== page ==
Other than the reduced annual rate, the student discount is functionally identical to a normal annual membership. Both memberships charge the same scaling overtime fees for trips longer than 30 minutes: Starting at $1.50 for any trip lasting between 30-60; then $4.50, for those between 60-90 minutes; and finally $6 for every additional 30 minutes beyond that.

The implication is that Divvy is best used for short trips — or for longer ones planned to take advantage of the bike-share network itself. The runtime of a trip is reset whenever the bike is docked at a Divvy station. This loophole is easily exploited, as long as a rider is within 30 minutes of another station, and can be used to make long distance trips without incurring overtime fees.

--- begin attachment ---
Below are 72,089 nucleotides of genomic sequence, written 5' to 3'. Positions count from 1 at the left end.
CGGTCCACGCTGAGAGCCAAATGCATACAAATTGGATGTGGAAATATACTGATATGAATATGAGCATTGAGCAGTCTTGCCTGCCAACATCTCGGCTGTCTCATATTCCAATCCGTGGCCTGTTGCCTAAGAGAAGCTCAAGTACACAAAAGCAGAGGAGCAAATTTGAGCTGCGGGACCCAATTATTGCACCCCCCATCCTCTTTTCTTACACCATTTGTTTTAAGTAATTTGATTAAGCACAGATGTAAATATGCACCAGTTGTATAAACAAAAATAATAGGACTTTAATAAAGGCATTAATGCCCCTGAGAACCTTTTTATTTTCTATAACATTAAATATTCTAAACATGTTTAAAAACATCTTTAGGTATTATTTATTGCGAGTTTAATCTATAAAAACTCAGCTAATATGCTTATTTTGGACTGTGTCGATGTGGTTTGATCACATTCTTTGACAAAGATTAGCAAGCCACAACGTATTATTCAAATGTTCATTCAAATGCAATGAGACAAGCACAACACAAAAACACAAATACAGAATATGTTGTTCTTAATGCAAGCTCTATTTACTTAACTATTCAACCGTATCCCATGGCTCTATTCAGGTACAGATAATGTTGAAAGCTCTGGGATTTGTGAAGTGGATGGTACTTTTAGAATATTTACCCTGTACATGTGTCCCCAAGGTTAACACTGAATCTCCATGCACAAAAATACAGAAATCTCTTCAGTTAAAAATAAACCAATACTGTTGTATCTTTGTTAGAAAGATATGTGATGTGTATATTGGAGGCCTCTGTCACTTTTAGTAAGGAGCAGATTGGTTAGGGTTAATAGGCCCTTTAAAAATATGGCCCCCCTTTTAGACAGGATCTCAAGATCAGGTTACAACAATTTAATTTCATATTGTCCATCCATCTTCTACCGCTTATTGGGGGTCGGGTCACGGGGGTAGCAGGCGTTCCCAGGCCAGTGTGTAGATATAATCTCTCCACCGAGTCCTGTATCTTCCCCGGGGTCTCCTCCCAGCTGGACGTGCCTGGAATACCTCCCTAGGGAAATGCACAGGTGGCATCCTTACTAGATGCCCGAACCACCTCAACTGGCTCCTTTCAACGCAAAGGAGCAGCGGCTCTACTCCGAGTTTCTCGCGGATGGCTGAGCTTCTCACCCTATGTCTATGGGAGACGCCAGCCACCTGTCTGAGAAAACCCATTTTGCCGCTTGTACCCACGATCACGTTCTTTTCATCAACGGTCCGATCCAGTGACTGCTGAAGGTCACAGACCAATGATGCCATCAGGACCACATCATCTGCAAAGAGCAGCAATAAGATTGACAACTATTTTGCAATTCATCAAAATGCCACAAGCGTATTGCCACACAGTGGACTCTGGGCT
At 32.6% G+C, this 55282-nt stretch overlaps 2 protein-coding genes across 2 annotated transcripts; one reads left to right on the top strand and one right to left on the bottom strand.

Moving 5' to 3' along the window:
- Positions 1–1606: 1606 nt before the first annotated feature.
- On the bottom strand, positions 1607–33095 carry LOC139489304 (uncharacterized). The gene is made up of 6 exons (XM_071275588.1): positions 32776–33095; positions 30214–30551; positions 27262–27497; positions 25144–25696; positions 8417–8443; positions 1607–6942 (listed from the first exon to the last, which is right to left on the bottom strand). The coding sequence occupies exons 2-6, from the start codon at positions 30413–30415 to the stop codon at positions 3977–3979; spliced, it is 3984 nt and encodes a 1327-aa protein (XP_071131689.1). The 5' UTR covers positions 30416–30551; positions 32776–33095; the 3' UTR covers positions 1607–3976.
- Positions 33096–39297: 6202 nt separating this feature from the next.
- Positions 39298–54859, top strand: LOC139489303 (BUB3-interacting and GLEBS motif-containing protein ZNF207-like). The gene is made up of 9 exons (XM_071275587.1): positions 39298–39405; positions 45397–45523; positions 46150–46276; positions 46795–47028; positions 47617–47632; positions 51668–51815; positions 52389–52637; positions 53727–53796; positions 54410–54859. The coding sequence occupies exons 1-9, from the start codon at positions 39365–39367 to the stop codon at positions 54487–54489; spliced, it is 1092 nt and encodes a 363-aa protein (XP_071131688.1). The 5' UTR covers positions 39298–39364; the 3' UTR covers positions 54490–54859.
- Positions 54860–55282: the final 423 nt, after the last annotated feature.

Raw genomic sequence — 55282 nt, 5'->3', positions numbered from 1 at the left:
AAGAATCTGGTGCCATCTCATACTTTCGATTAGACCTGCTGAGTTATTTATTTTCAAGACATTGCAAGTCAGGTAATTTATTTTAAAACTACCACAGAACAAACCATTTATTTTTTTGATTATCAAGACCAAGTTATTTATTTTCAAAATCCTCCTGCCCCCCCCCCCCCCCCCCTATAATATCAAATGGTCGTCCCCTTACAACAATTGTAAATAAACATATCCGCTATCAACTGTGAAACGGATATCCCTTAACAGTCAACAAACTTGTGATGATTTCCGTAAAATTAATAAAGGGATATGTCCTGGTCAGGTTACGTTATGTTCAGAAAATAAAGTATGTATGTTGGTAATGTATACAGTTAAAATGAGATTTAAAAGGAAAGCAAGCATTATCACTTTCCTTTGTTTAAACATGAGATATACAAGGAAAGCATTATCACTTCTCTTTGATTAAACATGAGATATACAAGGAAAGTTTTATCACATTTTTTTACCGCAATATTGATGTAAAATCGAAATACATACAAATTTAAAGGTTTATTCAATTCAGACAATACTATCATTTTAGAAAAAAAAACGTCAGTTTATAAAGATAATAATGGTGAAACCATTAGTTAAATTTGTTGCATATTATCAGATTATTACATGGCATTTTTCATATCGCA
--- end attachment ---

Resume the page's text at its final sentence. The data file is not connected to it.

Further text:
But data made available on Divvy’s website leaves some indication of the overall usage of NEIU’s St. Louis and Balmoral station.

Between the months of May and June, a total of 197 trips were made to or from the St. Louis Avenue station. Of those trips, 102 were departures and 80 were arrivals. Another 15 departed from St. Louis and Balmoral avenues and returned to that same station. The most common connection was with the Christiana and Lawrence avenues station located next to the Kimball Brown Line with a total of 56 trips made between them. By comparison, only 20 trips were made between St. Louis Avenue and the Clark Street and Winnemac Avenue station — the second most common connection.